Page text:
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How I did it: First of all, let's get one very important fact straight. Contrary to most Americans' gross mispronunciation of the word (with the exception of Hawaii), it is not pronounced "karyoky". When I hear that, it makes me cringe. The correct pronunciation is "karaoke" (the e at the end is like the e in bet). The first half of the word, "kara" is an abbreviation of the word "karapo", meaning "empty". You find the same "kara" in the word "karate", meaning "empty hand" (You don't pronounce that "karyty" do you? Although, some people in the states say "karaty", which is wrong. E is always pronounced as the e in bet.) The second half of the word, the "oke", is an abbreviation of the Japanese word for orchestra (They have trouble with Rs, so leave out the first one, thus, "okestra". Karaoke means "empty orchestra". Karyoky means nothing. If in Japan and you ask where you can sing karyoky, no one would understand you. So get it right.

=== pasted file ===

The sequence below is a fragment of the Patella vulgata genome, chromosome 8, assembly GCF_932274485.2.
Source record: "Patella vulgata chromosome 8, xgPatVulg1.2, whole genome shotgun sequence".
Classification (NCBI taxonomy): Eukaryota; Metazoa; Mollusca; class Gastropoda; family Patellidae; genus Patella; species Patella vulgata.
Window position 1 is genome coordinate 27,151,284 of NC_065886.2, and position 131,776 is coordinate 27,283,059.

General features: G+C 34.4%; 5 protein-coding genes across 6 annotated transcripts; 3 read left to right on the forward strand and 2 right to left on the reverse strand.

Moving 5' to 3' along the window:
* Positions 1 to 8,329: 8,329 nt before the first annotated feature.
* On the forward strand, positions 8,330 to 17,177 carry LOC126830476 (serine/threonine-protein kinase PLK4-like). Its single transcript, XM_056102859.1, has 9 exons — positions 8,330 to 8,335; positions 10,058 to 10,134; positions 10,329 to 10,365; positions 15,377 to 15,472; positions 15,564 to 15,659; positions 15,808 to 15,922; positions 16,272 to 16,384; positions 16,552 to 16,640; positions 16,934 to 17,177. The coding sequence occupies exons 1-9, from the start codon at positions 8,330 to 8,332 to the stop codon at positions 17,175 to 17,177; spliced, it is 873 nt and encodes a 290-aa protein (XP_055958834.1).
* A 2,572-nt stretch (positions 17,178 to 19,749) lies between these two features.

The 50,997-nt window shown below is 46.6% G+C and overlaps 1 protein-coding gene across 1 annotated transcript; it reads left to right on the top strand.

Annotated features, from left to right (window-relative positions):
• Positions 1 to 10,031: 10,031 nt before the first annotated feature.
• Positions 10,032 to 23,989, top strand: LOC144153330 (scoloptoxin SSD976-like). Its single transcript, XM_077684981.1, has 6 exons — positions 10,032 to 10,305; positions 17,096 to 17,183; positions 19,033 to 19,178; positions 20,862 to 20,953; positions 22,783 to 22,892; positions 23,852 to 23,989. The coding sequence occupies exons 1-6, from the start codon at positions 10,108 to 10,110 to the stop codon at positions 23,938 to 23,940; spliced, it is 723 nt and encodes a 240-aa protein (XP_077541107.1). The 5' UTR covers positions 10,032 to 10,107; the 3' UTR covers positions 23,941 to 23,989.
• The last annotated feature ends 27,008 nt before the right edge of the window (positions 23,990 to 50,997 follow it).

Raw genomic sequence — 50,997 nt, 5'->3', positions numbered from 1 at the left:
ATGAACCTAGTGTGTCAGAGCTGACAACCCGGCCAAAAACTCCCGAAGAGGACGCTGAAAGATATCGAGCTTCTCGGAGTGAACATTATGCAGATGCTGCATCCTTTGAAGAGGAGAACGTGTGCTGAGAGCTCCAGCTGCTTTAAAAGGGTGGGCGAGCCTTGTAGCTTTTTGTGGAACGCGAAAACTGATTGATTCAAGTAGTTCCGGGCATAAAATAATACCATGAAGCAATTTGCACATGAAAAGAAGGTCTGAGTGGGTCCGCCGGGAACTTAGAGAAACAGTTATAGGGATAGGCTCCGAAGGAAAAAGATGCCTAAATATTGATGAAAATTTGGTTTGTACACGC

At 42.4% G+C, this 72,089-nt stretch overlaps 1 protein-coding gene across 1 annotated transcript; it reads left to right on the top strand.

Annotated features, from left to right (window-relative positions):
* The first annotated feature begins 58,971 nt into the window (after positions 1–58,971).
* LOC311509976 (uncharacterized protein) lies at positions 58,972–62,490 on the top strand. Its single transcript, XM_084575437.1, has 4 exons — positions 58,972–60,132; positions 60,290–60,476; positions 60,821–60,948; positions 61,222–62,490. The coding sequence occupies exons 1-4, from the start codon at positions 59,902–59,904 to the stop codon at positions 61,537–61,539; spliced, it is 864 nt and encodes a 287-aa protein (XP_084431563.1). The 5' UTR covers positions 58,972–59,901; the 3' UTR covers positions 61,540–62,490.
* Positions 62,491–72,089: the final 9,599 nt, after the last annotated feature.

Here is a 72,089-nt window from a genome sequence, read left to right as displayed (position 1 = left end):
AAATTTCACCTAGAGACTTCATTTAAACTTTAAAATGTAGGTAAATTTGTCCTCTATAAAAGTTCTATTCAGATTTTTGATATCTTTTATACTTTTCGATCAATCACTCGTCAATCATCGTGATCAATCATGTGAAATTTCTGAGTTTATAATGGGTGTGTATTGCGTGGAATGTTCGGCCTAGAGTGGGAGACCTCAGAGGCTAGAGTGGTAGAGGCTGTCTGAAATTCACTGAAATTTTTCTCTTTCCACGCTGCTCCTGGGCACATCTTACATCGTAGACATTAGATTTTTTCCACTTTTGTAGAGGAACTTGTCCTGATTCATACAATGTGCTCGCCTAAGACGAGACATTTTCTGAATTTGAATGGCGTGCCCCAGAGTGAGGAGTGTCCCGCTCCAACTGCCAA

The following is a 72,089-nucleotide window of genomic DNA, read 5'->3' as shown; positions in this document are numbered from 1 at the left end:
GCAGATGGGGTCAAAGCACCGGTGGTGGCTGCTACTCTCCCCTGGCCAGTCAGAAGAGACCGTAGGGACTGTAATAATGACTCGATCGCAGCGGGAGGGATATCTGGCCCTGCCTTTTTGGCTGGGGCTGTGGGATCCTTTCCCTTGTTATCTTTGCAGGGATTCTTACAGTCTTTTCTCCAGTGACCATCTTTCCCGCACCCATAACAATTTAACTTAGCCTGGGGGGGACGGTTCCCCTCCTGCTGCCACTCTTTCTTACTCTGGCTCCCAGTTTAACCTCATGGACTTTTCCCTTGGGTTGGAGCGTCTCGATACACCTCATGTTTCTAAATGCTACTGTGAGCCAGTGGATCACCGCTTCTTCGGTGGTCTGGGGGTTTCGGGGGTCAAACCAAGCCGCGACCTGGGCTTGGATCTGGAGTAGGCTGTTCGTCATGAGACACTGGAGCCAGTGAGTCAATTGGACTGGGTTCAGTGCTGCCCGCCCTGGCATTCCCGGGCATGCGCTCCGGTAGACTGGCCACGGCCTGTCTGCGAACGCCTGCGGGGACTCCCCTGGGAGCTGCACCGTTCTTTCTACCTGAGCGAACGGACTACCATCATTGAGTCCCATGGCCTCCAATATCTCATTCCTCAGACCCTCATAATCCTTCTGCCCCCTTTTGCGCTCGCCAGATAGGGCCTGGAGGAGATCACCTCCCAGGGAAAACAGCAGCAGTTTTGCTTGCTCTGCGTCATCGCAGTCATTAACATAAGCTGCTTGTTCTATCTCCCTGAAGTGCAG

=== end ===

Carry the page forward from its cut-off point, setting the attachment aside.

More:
Anyway, there are places all over Japan where you can sing karaoke. You see signs everywhere. Often, it is in bars where you sing in front of all the customers. You may need to fill out a paper on your table with your name and song request, give it to the waitress and wait your turn. You make your selection from a song menu on your table or ask for the menu. There is usually a list of non-Japanese songs to choose from. Some of the places are very high tech, with a monitor and bouncing ball or such. Others are less so, and you hold the lyrics in your hand. Whether good or bad, the Japanese are very polite and will always give you a hand. Many of them try to sing American songs, often murdering the lyrics, but you applaud them anyway. It's all good fun, and the more you drink, the more fun it gets, and you can't wait to get on stage again. The other style of karaoke is private rooms with your friends only. These are like lounges with sofas and a table and a big screen. They have a very large selection of songs. Here, you have more freedom and are devoid of the nervousness of singing in front of a lot of strangers. There is also a food and drink menu. You buzz for an order through a mic/speaker system and a waitress brings it in. Frankly, I prefer the bar style. Sitting in a room with a small group of just friends gets a bit boring for me. I like to see and hear strangers. Even though there is a charge for each song you sing in a bar, the private room can end up costing more. In this picture, I'm singing in a funky low tech karaoke bar called Cowboy with the big sister of my homestay family from when I was an exchange student many years before. Read how I did it… 23 months ago